[<< wikinews] American evangelist claims copyright on public domain videos
Thursday, September 20, 2007 

Evangelist Kent Hovind's ministry filed several DMCA copyright complaints on YouTube causing the video-sharing website to ban several users. Hovind, who is now serving ten years in federal prison, turned Creation Science Evangelism (CSE) over to his younger son, Eric Hovind, in January 2007. 
In early September CSE claimed copyrights on critical videos that had material produced by Hovind and at least one video that contained no Hovind/CSE material. However, CSE's website stated, "none of the materials ... are copyrighted, so feel free to copy these and distribute them freely." This is a point of contention since CSE is now claiming copyright on material to remove critical analysis. 
The Rational Response Squad, one of the accounts banned by YouTube, has pledged to sue Hovind/CSE. Last year at Hovind's trial the prosecution and CSE employees noted that CSE was not a church nor was it operating as a legally licensed business.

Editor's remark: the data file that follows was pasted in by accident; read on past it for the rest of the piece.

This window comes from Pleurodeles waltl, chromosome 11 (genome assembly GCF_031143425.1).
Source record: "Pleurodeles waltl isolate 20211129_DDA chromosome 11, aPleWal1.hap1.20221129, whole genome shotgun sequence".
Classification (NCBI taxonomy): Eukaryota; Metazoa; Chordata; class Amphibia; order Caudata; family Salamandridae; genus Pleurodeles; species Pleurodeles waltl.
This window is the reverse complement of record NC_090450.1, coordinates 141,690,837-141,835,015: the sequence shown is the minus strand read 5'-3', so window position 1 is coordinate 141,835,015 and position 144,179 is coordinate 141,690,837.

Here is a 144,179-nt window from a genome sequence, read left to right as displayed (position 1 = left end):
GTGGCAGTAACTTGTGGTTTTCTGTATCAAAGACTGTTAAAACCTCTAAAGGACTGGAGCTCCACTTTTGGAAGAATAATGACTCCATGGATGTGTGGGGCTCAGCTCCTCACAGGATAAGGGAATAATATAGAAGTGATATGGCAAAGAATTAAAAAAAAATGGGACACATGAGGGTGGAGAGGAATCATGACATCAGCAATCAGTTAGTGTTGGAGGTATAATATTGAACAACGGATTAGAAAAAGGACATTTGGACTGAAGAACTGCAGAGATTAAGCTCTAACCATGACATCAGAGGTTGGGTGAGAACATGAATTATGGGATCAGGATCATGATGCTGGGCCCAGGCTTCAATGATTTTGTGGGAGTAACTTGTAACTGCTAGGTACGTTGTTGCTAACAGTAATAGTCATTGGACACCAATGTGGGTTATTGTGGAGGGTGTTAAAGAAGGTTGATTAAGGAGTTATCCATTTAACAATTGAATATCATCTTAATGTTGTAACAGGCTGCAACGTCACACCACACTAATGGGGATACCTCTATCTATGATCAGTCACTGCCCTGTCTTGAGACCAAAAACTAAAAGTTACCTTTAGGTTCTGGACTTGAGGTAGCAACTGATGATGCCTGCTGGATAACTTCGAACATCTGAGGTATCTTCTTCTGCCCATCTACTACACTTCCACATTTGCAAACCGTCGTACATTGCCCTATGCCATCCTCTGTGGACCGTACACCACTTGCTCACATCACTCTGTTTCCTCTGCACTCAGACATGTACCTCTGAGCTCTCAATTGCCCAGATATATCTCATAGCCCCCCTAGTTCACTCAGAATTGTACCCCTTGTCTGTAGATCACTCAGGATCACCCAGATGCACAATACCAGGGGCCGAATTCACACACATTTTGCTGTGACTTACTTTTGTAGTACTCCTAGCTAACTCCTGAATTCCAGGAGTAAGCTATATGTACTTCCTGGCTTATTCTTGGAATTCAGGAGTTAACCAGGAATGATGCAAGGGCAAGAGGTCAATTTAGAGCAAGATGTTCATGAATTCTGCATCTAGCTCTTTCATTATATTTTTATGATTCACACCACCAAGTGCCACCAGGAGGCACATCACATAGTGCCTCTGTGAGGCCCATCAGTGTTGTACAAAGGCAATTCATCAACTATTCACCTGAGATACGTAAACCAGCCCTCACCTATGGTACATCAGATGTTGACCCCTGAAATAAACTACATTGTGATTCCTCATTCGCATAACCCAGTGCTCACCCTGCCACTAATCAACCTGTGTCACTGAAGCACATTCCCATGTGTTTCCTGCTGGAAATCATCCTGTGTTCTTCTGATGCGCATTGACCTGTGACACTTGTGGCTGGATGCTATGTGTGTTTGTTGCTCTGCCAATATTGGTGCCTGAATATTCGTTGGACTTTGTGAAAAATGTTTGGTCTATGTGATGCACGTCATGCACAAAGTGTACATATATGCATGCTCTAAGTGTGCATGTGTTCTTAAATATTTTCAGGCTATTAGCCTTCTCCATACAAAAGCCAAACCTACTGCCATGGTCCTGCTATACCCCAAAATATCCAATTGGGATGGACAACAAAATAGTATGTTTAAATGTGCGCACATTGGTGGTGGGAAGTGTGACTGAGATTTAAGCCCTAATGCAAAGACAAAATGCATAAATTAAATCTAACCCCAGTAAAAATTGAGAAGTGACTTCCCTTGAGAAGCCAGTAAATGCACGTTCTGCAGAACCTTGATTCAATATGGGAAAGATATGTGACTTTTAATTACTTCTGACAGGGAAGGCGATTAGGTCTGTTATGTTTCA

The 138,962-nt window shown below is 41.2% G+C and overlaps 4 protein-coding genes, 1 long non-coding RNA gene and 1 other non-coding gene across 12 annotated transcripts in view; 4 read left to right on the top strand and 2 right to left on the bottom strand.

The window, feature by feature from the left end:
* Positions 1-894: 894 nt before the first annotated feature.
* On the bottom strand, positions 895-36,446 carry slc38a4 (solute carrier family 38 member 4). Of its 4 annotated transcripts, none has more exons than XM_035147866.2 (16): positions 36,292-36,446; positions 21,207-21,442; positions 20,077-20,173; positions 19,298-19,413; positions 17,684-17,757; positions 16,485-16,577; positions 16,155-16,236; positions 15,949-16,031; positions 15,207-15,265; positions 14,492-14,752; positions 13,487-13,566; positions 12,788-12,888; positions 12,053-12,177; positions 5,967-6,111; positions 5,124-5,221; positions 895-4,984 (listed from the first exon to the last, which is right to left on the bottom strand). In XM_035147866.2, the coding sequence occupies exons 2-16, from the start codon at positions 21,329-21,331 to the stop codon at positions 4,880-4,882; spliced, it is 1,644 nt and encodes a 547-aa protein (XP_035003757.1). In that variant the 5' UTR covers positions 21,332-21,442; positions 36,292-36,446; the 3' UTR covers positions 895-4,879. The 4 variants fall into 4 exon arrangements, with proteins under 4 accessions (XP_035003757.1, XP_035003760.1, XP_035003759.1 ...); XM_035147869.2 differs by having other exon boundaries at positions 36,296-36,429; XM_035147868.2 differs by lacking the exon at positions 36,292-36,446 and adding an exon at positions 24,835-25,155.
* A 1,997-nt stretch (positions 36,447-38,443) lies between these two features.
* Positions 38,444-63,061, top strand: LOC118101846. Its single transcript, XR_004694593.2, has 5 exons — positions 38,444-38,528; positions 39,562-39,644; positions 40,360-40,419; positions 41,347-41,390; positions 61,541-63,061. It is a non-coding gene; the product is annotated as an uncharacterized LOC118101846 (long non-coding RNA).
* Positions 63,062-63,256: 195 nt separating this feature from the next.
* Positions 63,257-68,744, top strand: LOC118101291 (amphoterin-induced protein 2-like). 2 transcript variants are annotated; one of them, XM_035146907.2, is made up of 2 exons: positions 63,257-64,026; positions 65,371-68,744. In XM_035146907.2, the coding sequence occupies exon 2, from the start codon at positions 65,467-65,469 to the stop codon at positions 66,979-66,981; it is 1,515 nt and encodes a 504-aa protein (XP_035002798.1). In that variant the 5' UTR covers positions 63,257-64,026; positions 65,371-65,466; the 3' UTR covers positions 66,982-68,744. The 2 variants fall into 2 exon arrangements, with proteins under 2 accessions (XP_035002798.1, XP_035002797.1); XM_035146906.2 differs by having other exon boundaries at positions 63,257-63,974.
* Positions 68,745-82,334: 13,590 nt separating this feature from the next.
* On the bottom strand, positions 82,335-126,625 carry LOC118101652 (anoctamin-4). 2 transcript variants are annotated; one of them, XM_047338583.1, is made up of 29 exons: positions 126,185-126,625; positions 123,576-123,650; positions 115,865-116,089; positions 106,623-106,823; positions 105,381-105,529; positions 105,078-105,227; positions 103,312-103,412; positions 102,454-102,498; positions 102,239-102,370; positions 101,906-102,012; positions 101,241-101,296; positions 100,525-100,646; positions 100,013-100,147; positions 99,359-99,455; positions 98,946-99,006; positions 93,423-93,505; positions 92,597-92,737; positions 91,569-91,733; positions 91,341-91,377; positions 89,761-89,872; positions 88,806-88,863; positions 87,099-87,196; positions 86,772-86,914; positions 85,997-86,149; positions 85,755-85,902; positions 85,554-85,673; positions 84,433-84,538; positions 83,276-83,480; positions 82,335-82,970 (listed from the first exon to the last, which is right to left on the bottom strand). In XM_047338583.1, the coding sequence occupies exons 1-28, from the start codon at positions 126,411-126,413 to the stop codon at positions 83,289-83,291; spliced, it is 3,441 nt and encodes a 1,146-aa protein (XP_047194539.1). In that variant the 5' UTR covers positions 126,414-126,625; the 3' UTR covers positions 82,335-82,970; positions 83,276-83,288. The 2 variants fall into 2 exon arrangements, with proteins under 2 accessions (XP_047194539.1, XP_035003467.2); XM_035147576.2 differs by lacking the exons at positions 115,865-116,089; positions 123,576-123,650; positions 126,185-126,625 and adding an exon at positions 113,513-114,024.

== Sources ==
Rob Beschizza. "Creationist vs. Atheist YouTube War Marks New Breed of Copyright Claim" — Wired (magazine), September 25, 2007
Nick Farrell. "YouTube backs creationist complaints" — The Inquirer, September 21, 2007
Nate Anderson. "Creationists, atheists battle over copyrights, criticism, and the DMCA" — Ars Technica, September 19, 2007
Rob Beschizza. "YouTube Bans Anti-Creationist Group Following DMCA Claim" — Wired (magazine), September 16, 2007
 "Creationists Silence Critics with DMCA" — Slashdot, September 15, 2007
 "We're ready to help sue Creation Science Evangelism Ministries" — Rational Response Squad, September 11, 2007